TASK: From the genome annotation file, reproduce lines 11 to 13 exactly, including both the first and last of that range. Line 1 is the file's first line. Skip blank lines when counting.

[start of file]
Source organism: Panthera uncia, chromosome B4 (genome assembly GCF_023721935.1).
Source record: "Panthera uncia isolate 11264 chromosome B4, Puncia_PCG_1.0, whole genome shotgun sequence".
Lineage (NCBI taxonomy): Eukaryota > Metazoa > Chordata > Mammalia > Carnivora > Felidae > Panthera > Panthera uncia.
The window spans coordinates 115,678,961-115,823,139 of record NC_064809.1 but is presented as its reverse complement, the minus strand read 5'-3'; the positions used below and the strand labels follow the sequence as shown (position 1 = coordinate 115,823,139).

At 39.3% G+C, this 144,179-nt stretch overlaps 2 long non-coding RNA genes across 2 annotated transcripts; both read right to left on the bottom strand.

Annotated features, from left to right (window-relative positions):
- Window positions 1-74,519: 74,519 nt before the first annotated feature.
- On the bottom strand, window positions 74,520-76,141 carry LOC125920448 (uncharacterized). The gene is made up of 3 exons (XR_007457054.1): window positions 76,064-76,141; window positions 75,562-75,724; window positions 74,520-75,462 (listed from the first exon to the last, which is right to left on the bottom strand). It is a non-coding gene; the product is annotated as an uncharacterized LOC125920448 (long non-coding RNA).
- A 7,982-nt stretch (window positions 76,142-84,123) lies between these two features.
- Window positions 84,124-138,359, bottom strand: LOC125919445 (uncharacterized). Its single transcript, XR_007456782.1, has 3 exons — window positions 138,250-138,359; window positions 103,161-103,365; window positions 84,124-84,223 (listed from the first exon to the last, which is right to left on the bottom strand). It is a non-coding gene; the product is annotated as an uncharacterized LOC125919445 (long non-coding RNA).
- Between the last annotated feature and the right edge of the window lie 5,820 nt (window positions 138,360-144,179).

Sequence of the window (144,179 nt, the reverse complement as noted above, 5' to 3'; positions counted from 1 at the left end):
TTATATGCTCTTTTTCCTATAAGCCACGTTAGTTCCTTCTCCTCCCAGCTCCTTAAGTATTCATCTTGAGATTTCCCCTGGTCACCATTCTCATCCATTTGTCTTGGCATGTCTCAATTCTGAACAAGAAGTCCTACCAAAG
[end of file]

- Between the last annotated feature and the right edge of the window lie 5,820 nt (window positions 138,360-144,179).

Sequence of the window (144,179 nt, the reverse complement as noted above, 5' to 3'; positions counted from 1 at the left end):
TTATATGCTCTTTTTCCTATAAGCCACGTTAGTTCCTTCTCCTCCCAGCTCCTTAAGTATTCATCTTGAGATTTCCCCTGGTCACCATTCTCATCCATTTGTCTTGGCATGTCTCAATTCTGAACAAGAAGTCCTACCAAAG